Millennials now largest share of US population


Millennials and those born after them make up a majority of the United States’ population for the first time, though older generations still make up a majority of the country’s electorate.

New research from Brookings Institution demographer William Frey finds members of the millennial generation, those born between 1981 and 1996, now make up 22 percent of the U.S. population. 

Combined with members of Generation Z, those born between 1997 and 2012, and members of the as-yet-unnamed generation born after 2013, people under 40 years old now make up 50.7 percent of the nation’s population.

Baby boomers, those born in the aftermath of World War II, between 1946 and 1964, make up 21.8 percent of the population. 

But boomers still make up the largest share of the electorate, at 28.9 percent. Millennials account for 27 percent of all eligible voters, while members of Generation X account for 24.8 percent. Members of Generation Z, who are only now reaching voting age, make up 20.3 percent of the population but only 10.1 percent of the electorate.

The baby boom generation has used its political power to elect four consecutive presidents from its ranks, a streak that would extend to five if former Vice President Joe Biden wins election this year.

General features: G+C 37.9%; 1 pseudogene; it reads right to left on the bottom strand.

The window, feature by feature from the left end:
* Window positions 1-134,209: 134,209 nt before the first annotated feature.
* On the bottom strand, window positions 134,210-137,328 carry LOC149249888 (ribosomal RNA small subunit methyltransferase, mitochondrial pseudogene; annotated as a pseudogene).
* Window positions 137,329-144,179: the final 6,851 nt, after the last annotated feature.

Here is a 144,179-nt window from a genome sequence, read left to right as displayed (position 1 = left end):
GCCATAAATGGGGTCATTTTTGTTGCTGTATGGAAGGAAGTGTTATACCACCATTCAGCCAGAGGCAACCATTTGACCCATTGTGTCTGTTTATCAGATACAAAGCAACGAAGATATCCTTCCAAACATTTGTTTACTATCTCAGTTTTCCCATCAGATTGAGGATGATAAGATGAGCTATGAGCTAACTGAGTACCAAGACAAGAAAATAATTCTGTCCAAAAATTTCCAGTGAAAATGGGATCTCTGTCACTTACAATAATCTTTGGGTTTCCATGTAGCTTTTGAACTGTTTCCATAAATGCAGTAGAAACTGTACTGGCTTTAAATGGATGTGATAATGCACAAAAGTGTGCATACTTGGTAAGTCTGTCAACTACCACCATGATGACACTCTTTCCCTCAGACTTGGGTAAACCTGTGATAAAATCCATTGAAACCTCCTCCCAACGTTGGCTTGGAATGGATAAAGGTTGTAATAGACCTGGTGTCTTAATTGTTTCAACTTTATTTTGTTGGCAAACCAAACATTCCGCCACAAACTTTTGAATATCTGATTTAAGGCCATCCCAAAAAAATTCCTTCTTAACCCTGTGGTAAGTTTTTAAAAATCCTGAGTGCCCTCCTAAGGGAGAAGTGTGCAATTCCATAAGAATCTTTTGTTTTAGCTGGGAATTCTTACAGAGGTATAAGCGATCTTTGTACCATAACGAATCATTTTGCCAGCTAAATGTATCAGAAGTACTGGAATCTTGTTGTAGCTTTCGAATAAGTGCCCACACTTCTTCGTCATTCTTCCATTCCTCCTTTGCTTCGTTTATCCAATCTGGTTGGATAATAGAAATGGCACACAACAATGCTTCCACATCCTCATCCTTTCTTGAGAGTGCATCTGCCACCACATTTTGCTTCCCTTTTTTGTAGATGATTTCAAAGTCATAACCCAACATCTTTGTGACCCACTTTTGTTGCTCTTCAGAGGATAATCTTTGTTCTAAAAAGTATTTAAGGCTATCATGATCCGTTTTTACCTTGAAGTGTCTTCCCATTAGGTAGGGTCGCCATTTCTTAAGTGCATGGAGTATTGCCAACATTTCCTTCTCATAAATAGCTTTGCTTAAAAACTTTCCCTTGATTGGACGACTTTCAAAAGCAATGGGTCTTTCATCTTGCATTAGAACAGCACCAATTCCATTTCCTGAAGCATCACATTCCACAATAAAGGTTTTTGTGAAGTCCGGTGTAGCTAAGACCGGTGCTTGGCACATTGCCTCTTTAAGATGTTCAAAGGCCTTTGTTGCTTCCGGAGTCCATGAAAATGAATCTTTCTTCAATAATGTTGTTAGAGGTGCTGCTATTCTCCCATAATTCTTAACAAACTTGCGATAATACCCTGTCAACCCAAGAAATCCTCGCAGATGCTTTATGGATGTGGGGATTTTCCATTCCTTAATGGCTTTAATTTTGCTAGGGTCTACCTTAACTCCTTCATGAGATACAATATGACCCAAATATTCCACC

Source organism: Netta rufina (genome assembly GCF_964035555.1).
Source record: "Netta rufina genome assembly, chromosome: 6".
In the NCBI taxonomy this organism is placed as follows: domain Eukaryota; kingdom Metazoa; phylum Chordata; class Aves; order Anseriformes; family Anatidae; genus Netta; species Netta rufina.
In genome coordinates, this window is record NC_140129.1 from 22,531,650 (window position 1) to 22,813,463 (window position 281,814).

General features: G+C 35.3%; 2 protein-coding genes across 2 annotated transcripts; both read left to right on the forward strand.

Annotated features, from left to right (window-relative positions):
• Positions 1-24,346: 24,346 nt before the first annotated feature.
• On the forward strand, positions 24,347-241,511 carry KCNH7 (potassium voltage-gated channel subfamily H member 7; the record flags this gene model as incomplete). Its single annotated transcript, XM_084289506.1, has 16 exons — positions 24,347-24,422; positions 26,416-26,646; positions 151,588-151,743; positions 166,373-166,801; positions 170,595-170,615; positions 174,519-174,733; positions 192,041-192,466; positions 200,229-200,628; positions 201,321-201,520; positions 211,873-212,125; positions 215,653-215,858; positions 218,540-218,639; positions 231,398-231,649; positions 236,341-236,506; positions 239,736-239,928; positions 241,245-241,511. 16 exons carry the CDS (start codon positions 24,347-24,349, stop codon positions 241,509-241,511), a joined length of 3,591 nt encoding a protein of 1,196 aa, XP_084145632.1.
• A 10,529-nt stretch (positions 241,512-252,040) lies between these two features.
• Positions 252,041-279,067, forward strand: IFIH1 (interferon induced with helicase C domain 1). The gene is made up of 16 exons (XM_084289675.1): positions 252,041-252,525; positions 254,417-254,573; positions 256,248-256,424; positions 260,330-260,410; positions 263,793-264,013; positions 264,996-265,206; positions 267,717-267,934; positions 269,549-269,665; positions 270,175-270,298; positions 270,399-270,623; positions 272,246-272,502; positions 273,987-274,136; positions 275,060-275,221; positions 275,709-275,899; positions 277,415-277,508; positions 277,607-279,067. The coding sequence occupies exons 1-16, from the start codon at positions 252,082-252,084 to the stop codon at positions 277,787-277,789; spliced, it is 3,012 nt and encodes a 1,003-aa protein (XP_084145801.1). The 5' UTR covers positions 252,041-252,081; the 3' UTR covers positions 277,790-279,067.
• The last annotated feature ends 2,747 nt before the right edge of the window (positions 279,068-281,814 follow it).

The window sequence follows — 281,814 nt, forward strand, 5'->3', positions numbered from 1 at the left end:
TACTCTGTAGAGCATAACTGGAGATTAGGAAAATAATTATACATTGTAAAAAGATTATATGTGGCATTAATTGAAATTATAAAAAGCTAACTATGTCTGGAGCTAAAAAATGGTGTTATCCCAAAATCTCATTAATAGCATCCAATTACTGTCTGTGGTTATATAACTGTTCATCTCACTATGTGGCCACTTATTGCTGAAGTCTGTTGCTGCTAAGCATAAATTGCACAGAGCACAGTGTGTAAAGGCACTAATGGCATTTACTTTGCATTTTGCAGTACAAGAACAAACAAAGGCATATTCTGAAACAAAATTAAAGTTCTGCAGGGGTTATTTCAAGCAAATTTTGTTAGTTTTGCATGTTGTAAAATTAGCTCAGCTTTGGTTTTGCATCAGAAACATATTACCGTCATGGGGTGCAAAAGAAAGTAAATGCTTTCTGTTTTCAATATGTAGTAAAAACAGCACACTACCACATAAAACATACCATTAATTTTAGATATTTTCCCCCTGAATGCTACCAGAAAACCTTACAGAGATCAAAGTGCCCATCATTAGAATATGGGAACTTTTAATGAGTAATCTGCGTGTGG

Census projections suggest millennials and those who come after them will make up a majority of eligible voters by 2030.

The younger cohorts stand out from older generations for their diversity and their more liberal attitudes on issues including immigration, police reform and protecting the environment. 

Sixty percent of Millennials and only 55.6 percent of Generation Z are white, compared with almost three quarters of baby boomers. Just under half of those in the post-Z generation are white, the first time whites have not been a majority of a generational cohort in the United States.

Younger generations are more likely to say that government should do more to solve problems, that increasing diversity is good for society and that climate change is being caused by human activity than are older generations, according to a Pew Research Center poll conducted last year. 

They are also far less likely to approve of the job President Trump is doing. A recent Emerson College poll found just 36 percent of those under 30 and 38 percent of those under 50 approved of Trump’s job performance; more than half of those over 50 approved.

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